Concept

Network analysis (electrical circuits)

Résumé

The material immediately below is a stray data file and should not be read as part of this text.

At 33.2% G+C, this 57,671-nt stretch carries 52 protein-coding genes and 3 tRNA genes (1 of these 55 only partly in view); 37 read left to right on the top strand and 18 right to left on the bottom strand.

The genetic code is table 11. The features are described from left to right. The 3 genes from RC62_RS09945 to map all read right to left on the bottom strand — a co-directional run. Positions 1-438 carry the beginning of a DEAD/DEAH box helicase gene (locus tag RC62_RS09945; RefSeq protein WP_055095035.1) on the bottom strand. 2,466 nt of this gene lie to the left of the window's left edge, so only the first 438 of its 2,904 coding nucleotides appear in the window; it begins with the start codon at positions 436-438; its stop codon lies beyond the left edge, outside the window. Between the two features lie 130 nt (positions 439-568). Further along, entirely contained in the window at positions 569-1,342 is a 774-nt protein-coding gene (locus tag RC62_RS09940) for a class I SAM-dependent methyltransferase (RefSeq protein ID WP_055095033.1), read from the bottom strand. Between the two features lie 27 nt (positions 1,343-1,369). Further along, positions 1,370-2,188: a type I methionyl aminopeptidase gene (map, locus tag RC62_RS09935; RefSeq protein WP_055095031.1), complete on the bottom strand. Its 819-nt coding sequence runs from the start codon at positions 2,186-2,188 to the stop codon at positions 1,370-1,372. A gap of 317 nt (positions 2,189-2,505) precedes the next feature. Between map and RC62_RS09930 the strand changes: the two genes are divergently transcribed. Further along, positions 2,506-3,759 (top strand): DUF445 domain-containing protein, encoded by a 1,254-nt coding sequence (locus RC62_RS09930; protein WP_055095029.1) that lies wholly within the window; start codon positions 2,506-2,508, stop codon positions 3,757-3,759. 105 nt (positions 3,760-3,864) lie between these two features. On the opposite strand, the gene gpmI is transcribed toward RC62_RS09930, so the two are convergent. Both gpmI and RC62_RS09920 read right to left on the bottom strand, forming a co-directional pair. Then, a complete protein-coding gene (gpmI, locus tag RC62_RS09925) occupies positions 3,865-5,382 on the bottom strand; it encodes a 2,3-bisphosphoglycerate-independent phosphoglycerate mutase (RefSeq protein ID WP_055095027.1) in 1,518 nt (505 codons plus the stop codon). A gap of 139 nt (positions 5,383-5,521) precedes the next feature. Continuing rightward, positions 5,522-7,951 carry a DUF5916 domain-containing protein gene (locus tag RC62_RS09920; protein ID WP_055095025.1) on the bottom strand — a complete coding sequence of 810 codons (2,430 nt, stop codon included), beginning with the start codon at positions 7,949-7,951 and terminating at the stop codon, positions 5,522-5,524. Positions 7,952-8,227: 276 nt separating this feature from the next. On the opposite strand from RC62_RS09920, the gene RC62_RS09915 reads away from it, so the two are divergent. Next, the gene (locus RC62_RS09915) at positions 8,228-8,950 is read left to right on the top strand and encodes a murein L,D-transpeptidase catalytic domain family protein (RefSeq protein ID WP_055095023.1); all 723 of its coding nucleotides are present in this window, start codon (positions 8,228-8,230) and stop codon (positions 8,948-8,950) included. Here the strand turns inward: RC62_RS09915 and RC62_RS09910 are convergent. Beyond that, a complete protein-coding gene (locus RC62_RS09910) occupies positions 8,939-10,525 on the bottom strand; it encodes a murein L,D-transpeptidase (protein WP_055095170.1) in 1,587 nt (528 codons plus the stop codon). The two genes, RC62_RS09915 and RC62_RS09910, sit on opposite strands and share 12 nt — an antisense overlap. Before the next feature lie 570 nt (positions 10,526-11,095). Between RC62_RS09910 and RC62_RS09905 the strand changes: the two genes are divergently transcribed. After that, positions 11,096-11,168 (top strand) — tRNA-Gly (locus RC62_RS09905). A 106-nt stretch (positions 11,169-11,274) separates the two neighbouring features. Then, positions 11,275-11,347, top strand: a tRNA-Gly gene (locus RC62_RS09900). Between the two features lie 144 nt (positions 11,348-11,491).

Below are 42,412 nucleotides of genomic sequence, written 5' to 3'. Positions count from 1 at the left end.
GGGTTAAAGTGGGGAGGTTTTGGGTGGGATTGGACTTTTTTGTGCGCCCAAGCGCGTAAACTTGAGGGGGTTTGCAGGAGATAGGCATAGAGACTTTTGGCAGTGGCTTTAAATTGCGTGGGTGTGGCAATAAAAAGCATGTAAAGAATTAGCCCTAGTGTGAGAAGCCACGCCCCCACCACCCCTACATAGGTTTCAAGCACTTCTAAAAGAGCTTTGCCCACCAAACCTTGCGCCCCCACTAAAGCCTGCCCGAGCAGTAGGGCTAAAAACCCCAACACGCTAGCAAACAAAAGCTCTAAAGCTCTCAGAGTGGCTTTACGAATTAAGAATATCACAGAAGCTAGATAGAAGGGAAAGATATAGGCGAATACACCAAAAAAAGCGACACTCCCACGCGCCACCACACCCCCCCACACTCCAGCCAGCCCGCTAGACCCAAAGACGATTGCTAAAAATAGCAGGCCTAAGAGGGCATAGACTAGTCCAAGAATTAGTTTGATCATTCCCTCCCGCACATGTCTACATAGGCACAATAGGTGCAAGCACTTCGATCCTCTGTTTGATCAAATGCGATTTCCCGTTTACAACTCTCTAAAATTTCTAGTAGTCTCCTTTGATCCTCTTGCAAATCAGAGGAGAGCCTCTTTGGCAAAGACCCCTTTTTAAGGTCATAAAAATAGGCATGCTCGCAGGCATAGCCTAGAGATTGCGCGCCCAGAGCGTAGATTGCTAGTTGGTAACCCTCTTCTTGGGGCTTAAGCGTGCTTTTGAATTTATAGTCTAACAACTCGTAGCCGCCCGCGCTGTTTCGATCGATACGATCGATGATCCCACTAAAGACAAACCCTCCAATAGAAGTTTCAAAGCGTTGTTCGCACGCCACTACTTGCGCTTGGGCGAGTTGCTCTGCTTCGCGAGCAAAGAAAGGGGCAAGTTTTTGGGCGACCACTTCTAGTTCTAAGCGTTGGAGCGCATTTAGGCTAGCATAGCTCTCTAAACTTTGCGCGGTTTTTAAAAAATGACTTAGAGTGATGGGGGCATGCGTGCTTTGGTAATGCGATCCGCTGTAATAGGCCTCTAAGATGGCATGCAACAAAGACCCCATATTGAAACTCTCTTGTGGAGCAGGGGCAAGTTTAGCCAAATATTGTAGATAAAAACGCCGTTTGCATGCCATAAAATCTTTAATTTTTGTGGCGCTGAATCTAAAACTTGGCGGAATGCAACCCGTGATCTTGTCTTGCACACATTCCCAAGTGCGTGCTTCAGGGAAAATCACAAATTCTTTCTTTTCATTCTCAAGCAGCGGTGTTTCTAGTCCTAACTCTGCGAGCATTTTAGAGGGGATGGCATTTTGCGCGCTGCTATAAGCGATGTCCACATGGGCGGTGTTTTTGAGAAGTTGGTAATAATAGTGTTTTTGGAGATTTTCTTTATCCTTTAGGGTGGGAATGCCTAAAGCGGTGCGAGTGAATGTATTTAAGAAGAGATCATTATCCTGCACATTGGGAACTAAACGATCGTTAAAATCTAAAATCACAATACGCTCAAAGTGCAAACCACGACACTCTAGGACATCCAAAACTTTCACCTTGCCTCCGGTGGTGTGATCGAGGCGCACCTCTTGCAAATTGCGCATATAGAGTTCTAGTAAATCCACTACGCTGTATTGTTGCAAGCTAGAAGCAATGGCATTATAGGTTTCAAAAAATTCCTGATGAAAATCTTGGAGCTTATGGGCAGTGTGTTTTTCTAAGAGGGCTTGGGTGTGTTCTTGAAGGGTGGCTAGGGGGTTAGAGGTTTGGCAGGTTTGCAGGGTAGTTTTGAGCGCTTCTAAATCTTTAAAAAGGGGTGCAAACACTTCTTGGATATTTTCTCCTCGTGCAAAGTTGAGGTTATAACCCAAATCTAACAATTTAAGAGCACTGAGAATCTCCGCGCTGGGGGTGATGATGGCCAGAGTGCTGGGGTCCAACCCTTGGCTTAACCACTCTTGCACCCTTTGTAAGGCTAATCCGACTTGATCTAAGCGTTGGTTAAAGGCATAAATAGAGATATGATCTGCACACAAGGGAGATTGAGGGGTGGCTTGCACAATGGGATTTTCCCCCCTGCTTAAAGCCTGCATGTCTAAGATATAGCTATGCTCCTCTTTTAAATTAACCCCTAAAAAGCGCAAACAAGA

In electrical engineering and electronics, a network is a collection of interconnected components. Network analysis is the process of finding the voltages across, and the currents through, all network components. There are many techniques for calculating these values; however, for the most part, the techniques assume linear components. Except where stated, the methods described in this article are applicable only to linear network analysis. Equivalent impedance transforms A useful procedure in network analysis is to simplify the network by reducing the number of components. This can be done by replacing physical components with other notional components that have the same effect. A particular technique might directly reduce the number of components, for instance by combining impedances in series. On the other hand, it might merely change the form into one in which the components can be reduced in a later operation. For instance, one might transform a voltage generator into a current generator using Norton's theorem in order to be able to later combine the internal resistance of the generator with a parallel impedance load. A resistive circuit is a circuit containing only resistors, ideal current sources, and ideal voltage sources. If the sources are constant (DC) sources, the result is a DC circuit. Analysis of a circuit consists of solving for the voltages and currents present in the circuit. The solution principles outlined here also apply to phasor analysis of AC circuits. Two circuits are said to be equivalent with respect to a pair of terminals if the voltage across the terminals and current through the terminals for one network have the same relationship as the voltage and current at the terminals of the other network. If implies for all (real) values of V_1, then with respect to terminals ab and xy, circuit 1 and circuit 2 are equivalent. The above is a sufficient definition for a one-port network. For more than one port, then it must be defined that the currents and voltages between all pairs of corresponding ports must bear the same relationship.
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